After a moment, D'Agosta made out a form standing beside the table, just outside the circle of light. As he watched, the form advanced toward him across the carpeting. He recognized immediately the young girl as Constance Greene, Pendergast's ward and assistant. She was perhaps twenty, wearing a long, old-fashioned velvet dress that snugged her slender waist and fell in lines almost to the floor. Despite her obvious youth, her bearing had the poise of a much older woman. And her eyes, too—D'Agosta remembered her strange eyes, full of experience and learning, her speech old-fashioned, even quaint. And then there was that something else, something just the other side of normal, that seemed to cling to her like the antique air that exhaled from her dresses.

Those eyes seemed different today. They looked haunted, dark, heavy with loss and... fear?

Constance held out her right hand. "Lieutenant D'Agosta," she said in a measured tone.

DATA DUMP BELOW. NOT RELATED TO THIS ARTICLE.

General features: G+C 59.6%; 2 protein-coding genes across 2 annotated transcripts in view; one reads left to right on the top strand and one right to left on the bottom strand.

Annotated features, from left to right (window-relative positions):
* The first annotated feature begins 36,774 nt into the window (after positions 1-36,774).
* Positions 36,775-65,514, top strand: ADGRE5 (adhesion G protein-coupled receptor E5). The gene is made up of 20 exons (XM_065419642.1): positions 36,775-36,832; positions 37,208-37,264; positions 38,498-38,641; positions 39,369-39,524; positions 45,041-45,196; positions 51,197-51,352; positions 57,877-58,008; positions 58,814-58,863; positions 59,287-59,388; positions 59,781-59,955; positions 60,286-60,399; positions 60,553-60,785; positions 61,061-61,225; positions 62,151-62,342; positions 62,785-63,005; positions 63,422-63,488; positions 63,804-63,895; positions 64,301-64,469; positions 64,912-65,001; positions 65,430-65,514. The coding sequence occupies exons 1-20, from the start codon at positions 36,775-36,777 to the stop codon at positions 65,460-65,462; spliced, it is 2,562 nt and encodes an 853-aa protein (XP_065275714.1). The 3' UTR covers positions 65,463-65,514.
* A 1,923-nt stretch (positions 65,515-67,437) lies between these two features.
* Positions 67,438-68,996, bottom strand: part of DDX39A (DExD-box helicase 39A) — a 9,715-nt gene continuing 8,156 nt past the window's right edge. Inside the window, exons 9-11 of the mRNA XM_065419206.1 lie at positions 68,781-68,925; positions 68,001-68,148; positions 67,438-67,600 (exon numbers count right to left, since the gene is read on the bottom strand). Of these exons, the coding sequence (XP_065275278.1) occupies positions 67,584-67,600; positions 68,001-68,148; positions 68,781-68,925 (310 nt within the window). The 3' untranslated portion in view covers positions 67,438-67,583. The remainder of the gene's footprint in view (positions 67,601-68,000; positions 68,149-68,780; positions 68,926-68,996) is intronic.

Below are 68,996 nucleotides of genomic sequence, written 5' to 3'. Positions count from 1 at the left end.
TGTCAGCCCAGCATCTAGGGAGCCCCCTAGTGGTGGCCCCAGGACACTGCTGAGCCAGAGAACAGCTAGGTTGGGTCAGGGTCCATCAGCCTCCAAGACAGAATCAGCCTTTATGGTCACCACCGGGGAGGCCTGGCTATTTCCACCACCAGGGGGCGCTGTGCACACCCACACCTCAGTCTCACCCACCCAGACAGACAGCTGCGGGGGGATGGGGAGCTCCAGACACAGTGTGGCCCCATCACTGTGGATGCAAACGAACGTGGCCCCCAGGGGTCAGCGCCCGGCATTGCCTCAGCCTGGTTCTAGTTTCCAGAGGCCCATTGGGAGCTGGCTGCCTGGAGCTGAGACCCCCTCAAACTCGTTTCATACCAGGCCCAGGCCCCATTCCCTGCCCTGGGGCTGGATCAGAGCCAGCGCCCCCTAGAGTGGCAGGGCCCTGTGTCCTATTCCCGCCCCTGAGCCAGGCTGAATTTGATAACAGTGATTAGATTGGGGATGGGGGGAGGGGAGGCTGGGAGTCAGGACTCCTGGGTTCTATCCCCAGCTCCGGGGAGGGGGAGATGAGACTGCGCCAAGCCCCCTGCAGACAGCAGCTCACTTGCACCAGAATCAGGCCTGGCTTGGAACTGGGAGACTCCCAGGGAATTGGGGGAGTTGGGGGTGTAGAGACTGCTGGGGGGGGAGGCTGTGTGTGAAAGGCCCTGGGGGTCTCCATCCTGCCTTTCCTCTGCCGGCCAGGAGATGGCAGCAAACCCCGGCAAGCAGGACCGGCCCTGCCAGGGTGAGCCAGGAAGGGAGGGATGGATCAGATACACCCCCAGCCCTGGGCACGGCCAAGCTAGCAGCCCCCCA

D'Agosta took the hand, as always uncertain whether to shake it or kiss it. He did neither, and after a moment the hand was withdrawn.

Normally, Constance was polite to a fault. But today she simply stood before D'Agosta, without offering him a chair or inquiring after his health. She seemed uncertain. And D'Agosta could guess why. The hope that had been stirring within him began to fade.

"Have you heard anything?" she asked, her voice almost too low to make out. "Anything at all?"

D'Agosta shook his head, the flame of hope dashed out. Constance held his glance a moment longer. Then she nodded her understanding, her gaze dropping to the floor, her hands fluttering at her sides like confused white moths.

They stood there together in silence for a minute, perhaps two. Constance raised her eyes again. "It's foolish for me to continue to hope. More than six weeks have passed without a word."

"I know."

"He is dead," she said, voice even lower.

D'Agosta said nothing.

She roused herself. "That means it is time for me to give you this." She went to the mantlepiece, took down a small sandalwood box inlaid with mother of pearl. A tiny key already in her hand, she unlocked it and, without opening it, held it out toward D'Agosta.